A Summer to Remember: Youri Lee recounts his unusual time at home


Ryan Guan

Youri Lee ’23 recounts his summer.

Lily Zuckerman, Features Editor

South Korea is widely known for having very few murders and being the land of “morning calm.” However, this past summer, Youri Lee, ‘23, ran afoul of the law on his way to a convenience store and found himself accused of murder. 

Lee had had a jam-packed summer, attending one summer program at the University of Pennsylvania and another at Cornell University. Eventually, on Aug. 2, Lee returned to his hometown of Busan, South Korea. He planned to spend the last month of summer visiting friends, spending time with family, and working on college applications; but that didn’t play out exactly the way he had hoped. 

On August 26, Lee and his family went to his grandparent’s house to celebrate the Mid Autumn Festival, a three-day celebration of family and food, which would occur when he was already back at Masters.

It was really important for Lee to celebrate this Festival with his family. He said, “I went to my grandparents’ house specifically to celebrate South Korea’s equivalent to Thanksgiving. The whole point of the Mid-Autumn Festival is to spend time with your family and be together to celebrate what you have.” 

After dinner, that night, Lee’s family planned to have dessert. Usually, there is a freezer full of ice cream at his grandparents’ house. To his disappointment, Lee opened the freezer to see no ice cream. He offered to walk fifteen minutes to the local convenience store and buy ice cream for him and his family to enjoy. 

Although it was dark out and he was walking alone, it never crossed Lee’s mind that there could be danger ahead. He said, “South Korea is a tiny country that is very safe. Nothing unsafe happens often here, so it’s normal to walk alone at night, especially for fifteen minutes.” 

Five minutes into the walk, Lee noticed something on the sidewalk ahead. There were no cars around and very dim lights. Since Lee has poor eyesight, which gets even worse at night, he decided to walk closer to the figure. 

Lee described what he saw as he got closer, “There was a person awkwardly sitting next to the wall who was in between laying down and sitting [up]. I knew something was not right,” he said. 

It was really hard to tell if that person was dead or not. I would never expect to see someone lying on the street like that.

— Youri Lee

Lee continued, “It’s like a town where you wouldn’t expect homeless people, so I knew that something was wrong with that person and he needed help. So, I just approached him for that reason simply. I couldn’t see if he had blood on his shirt, so I decided to get even closer and shake his shoulder.” 

After shaking the man’s shoulder a few times, there was still no response. Lee said, “At that moment, it was really hard to tell if that person was dead or not. I would never expect to see someone lying on the street like that. I decided that he needed help.” 

Lee did not have a phone at the time because he broke it back in June. Subsequently, there was no way he could call for help. He continued his walk to the convenience store, where Lee bought the ice cream and used the cash register person’s phone to call the police. With ice cream in hand, he walked the same route to go home. 

This time, the scene was filled with people and police. Lee told the police that he had seen this man earlier. “Absolutely nothing happened afterward. I went back to my grandparent’s house with the ice cream and went back to my house later that night,” he said.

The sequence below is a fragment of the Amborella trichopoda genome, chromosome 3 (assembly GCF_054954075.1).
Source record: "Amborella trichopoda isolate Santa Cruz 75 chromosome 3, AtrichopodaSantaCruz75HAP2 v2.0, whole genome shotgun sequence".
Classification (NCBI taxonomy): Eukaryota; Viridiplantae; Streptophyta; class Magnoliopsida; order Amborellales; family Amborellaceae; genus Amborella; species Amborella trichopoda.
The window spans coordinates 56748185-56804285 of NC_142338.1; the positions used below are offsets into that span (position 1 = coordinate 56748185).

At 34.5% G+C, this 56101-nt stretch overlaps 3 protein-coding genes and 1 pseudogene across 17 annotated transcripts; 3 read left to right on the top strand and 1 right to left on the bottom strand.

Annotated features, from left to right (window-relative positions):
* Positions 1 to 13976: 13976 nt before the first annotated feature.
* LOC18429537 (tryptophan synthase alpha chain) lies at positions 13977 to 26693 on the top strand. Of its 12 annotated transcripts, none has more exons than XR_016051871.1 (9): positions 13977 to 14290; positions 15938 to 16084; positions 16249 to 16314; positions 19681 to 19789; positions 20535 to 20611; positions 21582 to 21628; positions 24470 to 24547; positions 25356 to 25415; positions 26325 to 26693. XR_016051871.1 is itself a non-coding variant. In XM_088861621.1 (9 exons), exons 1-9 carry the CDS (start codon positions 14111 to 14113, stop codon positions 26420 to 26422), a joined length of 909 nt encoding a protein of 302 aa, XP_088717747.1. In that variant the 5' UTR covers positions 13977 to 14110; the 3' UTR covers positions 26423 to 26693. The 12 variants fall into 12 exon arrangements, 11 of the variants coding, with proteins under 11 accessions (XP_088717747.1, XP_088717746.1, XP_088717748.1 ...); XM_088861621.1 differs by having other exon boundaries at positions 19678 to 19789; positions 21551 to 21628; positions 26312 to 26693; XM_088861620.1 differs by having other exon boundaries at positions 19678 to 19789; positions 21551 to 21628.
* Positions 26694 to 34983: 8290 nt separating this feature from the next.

Two days later, Lee’s parents received a phone call from the prosecution office in Seoul, South Korea. They were notified that Lee’s fingerprints were found in the DNA testing of a murder case and he would have to travel five hours to Seoul to be investigated. 

Little did they know that Lee would spend the next four days being questioned. Lee’s mother, Kjuock Park, described her thoughts when Lee was in the prosecution’s office. 

Park said in an interpreted Zoom call with Tower,  “When the government called him into the office, I didn’t feel any resentment [towards the government] because it is procedural to do so [after DNA testing]. However, when they took him for over four days, we were all resentful towards the unnecessarily long procedure for something with a lack of evidence.” There was little to no evidence that Youri was involved with this body, his fingerprint was found on the shoulder but according to him there was a line of people in front of him with more evidence.

Throughout the four days, Lee was confined in a room with a bed, desk, bathroom, and no communication to the outside world. “In the daytime, a prosecution officer would sit at the desk and question me,” Lee said. 

Lee described his plan for the investigation. He decided that less is more. He reasoned that the more you say, the more questions they ask, and  Lee did not want to be stuck any longer. He said, “The strategy here was to not talk, give the minimum words as possible, and never say yes to anything.” Fortunately, Lee was able to leave the prosecution’s office after four days, due to a lack of evidence for being a suspect. 

Lee reflected about what he had endured back home. He said, “I don’t think I could’ve ignored the man. Looking back on that night I could’ve  been quicker– I should’ve just ran to find someone faster and not wasted my time at the convenience store.” 

Youri spoke on how this affected him emotionally. He said, “I have no emotion left anymore [when he thinks about what happened]. I came in knowing the procedure held in South Korea for what I got myself into. I just didn’t know that it would be this intense.”

Lee was able to return to Masters on time. Nonetheless, one walk to get ice cream left him with a bittersweet ending to his summer.